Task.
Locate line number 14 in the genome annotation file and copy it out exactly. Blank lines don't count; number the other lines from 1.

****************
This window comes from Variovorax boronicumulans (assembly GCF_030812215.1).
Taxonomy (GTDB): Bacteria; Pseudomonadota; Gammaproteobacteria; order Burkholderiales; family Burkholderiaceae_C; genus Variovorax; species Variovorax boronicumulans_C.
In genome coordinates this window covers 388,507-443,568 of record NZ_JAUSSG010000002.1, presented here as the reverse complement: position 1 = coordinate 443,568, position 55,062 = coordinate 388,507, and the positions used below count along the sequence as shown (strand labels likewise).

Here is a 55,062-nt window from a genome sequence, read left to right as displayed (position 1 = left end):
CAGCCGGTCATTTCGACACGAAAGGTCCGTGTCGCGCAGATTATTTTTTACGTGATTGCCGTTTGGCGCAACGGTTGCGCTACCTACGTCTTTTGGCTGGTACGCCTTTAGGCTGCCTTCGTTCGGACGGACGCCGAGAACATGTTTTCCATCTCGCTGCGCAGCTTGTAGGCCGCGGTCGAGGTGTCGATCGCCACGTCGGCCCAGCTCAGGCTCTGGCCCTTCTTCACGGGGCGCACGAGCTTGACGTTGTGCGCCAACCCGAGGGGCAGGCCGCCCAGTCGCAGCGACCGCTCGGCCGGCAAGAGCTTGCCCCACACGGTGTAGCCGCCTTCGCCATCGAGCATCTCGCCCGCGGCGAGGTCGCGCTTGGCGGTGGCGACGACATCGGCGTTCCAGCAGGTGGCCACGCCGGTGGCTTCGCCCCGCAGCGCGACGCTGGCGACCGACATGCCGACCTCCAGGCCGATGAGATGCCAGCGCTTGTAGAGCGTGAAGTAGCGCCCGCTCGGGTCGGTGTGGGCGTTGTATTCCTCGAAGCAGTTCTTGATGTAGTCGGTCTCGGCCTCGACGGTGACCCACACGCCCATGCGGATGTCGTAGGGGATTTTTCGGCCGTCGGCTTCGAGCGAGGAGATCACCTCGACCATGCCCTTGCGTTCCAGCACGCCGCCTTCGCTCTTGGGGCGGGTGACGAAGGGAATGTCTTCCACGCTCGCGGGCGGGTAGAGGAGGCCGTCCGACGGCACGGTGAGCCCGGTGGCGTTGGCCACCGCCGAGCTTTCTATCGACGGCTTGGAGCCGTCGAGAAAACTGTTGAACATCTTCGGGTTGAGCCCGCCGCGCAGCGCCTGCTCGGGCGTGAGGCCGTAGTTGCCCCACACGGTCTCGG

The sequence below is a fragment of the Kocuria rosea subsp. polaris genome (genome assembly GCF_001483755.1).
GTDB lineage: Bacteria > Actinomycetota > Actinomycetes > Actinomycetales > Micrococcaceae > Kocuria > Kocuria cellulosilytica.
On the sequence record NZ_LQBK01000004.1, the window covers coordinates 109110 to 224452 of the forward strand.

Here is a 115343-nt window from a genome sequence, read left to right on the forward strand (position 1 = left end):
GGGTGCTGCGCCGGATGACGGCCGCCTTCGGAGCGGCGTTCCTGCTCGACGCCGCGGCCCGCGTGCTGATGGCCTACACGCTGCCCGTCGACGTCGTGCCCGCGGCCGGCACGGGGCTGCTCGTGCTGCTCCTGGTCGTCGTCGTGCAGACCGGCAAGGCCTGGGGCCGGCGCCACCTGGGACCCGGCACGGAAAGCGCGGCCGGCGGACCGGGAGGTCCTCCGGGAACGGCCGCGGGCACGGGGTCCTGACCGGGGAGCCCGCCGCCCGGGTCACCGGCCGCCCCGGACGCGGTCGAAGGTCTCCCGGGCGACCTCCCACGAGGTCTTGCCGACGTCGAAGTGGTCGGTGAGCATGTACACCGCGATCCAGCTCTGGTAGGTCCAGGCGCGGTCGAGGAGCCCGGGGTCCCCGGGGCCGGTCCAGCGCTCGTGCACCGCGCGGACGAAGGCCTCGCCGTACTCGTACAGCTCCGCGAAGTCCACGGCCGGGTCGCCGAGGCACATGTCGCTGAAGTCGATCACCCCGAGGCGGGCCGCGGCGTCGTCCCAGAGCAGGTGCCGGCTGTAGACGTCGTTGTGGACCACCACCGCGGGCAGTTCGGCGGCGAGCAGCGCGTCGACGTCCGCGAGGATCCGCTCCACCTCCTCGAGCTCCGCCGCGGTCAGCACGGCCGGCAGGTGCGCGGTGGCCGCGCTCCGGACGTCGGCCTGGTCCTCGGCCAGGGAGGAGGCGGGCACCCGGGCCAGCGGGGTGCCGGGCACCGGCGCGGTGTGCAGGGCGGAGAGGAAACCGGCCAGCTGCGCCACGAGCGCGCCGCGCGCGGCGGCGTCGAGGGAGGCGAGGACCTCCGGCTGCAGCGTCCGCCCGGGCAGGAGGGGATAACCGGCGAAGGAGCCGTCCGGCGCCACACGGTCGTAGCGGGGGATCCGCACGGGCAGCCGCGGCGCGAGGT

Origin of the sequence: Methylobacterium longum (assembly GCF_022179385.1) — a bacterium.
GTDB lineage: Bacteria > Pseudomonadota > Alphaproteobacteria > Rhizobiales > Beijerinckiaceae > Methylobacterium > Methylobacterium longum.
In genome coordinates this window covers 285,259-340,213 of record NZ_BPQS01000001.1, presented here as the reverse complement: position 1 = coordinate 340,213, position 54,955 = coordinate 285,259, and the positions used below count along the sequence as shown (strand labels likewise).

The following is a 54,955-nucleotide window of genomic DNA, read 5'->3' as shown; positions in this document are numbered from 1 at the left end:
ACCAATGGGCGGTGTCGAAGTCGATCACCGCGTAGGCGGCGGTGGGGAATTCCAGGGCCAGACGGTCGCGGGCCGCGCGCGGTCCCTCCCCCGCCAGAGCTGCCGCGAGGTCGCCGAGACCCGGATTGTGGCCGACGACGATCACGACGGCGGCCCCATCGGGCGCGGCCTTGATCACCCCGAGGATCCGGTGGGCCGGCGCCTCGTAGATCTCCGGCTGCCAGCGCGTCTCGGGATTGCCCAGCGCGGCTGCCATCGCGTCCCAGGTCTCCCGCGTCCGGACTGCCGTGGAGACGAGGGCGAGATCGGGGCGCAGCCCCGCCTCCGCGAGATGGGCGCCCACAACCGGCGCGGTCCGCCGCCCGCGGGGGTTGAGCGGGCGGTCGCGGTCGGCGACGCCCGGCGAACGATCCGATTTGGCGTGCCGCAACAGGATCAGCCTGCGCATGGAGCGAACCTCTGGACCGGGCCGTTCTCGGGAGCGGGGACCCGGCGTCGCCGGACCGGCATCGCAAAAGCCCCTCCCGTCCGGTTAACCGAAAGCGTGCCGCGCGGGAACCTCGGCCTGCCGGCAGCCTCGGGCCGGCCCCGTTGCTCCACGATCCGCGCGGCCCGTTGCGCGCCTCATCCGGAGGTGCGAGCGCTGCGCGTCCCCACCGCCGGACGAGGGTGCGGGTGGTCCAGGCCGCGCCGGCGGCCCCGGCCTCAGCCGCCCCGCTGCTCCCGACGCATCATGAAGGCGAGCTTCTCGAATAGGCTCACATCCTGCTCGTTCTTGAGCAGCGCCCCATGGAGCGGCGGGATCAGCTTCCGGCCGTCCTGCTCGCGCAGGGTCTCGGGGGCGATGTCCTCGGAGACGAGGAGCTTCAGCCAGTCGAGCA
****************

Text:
The following is a 54,955-nucleotide window of genomic DNA, read 5'->3' as shown; positions in this document are numbered from 1 at the left end: